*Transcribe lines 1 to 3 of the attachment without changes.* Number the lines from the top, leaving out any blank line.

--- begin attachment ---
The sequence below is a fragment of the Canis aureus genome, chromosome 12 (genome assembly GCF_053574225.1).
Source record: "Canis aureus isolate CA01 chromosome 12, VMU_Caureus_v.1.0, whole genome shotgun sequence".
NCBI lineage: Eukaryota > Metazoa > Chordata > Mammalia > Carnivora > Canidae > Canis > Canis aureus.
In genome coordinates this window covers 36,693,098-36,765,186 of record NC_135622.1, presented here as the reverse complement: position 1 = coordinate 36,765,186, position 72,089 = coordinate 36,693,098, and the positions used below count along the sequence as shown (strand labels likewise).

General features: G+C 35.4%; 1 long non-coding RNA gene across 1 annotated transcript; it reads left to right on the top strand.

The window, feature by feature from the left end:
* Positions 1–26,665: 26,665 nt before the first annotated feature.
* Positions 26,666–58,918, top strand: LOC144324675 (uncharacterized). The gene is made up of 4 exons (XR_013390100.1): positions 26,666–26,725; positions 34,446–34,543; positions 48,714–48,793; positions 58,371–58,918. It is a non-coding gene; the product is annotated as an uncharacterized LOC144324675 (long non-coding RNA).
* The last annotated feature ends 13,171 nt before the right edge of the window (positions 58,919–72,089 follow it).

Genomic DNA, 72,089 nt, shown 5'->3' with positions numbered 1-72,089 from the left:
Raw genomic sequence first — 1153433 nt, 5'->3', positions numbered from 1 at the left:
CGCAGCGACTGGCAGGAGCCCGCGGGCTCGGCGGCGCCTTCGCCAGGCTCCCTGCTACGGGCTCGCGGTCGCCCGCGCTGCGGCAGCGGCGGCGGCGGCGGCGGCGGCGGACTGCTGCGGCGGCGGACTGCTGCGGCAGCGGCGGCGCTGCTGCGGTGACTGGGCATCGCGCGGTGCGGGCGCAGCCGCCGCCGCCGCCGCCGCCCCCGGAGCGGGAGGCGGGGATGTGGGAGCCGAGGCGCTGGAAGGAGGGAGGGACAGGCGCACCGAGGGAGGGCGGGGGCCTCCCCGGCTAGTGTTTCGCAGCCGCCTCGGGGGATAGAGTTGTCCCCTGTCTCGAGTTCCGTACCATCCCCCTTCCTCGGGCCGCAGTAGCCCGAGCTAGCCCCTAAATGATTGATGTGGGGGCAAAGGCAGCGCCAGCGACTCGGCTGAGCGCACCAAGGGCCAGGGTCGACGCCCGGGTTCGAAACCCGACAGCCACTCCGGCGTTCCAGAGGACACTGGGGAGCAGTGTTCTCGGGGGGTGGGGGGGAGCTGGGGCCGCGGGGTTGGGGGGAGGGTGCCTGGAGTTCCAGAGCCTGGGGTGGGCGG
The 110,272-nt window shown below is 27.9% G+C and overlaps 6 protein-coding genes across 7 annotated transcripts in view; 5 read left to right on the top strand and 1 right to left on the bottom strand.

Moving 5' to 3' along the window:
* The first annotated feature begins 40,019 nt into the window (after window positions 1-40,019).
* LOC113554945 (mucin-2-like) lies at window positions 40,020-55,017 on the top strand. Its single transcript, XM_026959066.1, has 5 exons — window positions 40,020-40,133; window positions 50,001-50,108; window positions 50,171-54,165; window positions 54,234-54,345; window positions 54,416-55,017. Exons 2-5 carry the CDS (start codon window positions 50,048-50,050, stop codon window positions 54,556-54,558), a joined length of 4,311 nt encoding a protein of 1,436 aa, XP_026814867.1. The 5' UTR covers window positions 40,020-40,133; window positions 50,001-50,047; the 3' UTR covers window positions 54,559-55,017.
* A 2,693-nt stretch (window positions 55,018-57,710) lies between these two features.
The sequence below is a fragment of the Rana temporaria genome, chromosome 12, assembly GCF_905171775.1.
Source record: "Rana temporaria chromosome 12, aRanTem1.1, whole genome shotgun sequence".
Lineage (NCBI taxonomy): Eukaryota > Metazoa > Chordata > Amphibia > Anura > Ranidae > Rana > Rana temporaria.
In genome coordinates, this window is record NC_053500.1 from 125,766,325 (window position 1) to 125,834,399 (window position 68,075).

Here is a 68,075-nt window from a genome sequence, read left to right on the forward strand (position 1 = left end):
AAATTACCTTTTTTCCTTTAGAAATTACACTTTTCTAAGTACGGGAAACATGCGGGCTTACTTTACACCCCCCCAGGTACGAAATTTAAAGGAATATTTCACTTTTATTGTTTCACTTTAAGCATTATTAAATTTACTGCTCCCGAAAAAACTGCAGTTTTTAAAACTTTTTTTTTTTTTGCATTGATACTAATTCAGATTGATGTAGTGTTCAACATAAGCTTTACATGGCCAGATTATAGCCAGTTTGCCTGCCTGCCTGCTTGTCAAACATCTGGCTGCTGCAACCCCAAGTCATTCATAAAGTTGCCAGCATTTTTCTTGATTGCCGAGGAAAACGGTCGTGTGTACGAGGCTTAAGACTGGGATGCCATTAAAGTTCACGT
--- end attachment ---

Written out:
The sequence below is a fragment of the Canis aureus genome, chromosome 12 (genome assembly GCF_053574225.1).
Source record: "Canis aureus isolate CA01 chromosome 12, VMU_Caureus_v.1.0, whole genome shotgun sequence".
NCBI lineage: Eukaryota > Metazoa > Chordata > Mammalia > Carnivora > Canidae > Canis > Canis aureus.